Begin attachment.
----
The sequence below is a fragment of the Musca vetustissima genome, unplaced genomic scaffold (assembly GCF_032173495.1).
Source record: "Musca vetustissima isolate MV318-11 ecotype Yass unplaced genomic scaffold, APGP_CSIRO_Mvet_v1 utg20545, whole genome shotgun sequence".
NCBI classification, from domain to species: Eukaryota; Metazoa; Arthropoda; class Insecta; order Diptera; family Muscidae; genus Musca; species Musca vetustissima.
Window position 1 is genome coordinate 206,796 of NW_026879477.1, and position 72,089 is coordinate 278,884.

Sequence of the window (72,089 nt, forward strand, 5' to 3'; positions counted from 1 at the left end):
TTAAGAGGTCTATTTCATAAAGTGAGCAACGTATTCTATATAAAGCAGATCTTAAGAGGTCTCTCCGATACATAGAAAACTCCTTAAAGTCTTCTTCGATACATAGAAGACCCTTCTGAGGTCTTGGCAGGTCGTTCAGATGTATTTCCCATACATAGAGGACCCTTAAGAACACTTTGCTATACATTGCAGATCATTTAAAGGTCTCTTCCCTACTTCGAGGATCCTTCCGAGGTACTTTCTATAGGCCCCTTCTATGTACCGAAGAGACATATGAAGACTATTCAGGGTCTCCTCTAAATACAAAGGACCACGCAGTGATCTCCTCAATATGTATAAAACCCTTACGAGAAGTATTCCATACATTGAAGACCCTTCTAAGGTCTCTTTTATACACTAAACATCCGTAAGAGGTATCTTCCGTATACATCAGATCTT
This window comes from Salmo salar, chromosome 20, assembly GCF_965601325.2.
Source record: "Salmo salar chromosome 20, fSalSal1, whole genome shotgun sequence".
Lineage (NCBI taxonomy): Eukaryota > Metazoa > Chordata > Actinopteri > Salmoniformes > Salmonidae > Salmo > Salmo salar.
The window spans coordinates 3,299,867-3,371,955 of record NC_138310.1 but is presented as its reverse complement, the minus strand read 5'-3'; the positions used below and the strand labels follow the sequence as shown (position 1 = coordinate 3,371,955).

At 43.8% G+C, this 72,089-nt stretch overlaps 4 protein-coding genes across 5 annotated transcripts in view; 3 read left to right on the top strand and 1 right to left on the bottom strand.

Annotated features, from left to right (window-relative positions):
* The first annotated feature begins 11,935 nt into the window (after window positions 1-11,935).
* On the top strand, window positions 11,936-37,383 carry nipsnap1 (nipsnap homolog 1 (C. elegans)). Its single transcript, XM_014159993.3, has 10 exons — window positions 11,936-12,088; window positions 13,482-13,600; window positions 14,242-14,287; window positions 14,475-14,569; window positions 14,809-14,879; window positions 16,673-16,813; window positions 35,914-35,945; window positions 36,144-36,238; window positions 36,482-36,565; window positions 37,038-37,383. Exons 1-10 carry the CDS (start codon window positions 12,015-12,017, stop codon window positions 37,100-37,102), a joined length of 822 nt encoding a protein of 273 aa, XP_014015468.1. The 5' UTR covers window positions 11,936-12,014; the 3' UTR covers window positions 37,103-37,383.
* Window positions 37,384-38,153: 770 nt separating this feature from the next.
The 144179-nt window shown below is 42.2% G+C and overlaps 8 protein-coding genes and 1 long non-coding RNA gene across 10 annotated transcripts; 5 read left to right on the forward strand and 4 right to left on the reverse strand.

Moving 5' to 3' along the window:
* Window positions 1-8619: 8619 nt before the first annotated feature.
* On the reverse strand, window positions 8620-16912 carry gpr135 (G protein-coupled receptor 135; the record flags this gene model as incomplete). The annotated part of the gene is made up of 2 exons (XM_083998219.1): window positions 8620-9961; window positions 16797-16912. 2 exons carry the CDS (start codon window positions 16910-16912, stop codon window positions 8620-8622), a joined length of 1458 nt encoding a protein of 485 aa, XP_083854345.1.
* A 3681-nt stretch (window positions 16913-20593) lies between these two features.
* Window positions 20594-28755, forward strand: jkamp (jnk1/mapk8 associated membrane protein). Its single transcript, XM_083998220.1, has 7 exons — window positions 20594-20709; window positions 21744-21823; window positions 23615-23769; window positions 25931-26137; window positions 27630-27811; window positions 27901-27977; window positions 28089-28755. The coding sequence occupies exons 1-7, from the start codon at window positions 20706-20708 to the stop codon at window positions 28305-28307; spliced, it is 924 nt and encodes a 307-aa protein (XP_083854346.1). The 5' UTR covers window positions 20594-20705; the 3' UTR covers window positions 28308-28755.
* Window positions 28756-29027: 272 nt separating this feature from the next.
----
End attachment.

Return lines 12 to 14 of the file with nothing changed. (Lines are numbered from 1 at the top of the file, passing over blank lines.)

Annotated features, from left to right (window-relative positions):
* The first annotated feature begins 11,935 nt into the window (after window positions 1-11,935).
* On the top strand, window positions 11,936-37,383 carry nipsnap1 (nipsnap homolog 1 (C. elegans)). Its single transcript, XM_014159993.3, has 10 exons — window positions 11,936-12,088; window positions 13,482-13,600; window positions 14,242-14,287; window positions 14,475-14,569; window positions 14,809-14,879; window positions 16,673-16,813; window positions 35,914-35,945; window positions 36,144-36,238; window positions 36,482-36,565; window positions 37,038-37,383. Exons 1-10 carry the CDS (start codon window positions 12,015-12,017, stop codon window positions 37,100-37,102), a joined length of 822 nt encoding a protein of 273 aa, XP_014015468.1. The 5' UTR covers window positions 11,936-12,014; the 3' UTR covers window positions 37,103-37,383.